These days, more and more people are working from home, and a lot of them are having trouble separating the work space from the living space. This can be especially challenging for those living in tiny apartments or houses. And that’s why this ingenious Tokyo apartment transformation is so awesome.
Architect Yuko Shibata wanted to work from home mainly so as to avoid the high rents, yet she needed a space where she could meet with clients, given the nature of her work. She achieved her goal of creating an office in her small apartment through the use of cleverly placed moving walls.
Shibata calls her creation a “switch” design and she came up with it because it was pretty much the only option for her apartment. The building she lives in has a box-like reinforced concrete structure, with the walls being structural elements that can’t be taken down. Her work was inspired by the so-called “fusuma”, namely the historic Japanese sliding partitions used to sub-divide an existing space when needed.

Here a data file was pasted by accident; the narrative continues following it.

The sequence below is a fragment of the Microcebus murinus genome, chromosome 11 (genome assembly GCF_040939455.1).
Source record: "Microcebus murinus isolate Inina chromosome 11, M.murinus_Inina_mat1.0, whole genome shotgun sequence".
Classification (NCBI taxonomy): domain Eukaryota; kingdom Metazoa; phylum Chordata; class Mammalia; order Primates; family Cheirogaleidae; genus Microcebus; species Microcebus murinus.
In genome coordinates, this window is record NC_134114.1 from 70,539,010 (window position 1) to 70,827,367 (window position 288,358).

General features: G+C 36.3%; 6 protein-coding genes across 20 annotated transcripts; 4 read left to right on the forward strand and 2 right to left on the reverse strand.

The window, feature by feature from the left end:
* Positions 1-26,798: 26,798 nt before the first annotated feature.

She added to the original idea by adding a rolling wall to it, which can be used to hide or reveal a bookshelf behind it. When the wall is moved out, it creates a library and client meeting area, while the large table in this space can be used as a conference table and dining table. To create the office, she cut a hole in the wall which allows her to have a two-room workspace/library. The office space also has a built-in bookshelf, which when pushed back creates a cozy reading nook, additional storage space and more shelves.
Perhaps the best part of her renovations is that they only cost about $7,000, and very little changing up of the original structure of the apartment had to be performed. It’s definitely a DIY sort of project and a great inspiration for anyone looking for ways to separate their home office from the living space in a small apartment.
Watch the video tour at Fair Companies.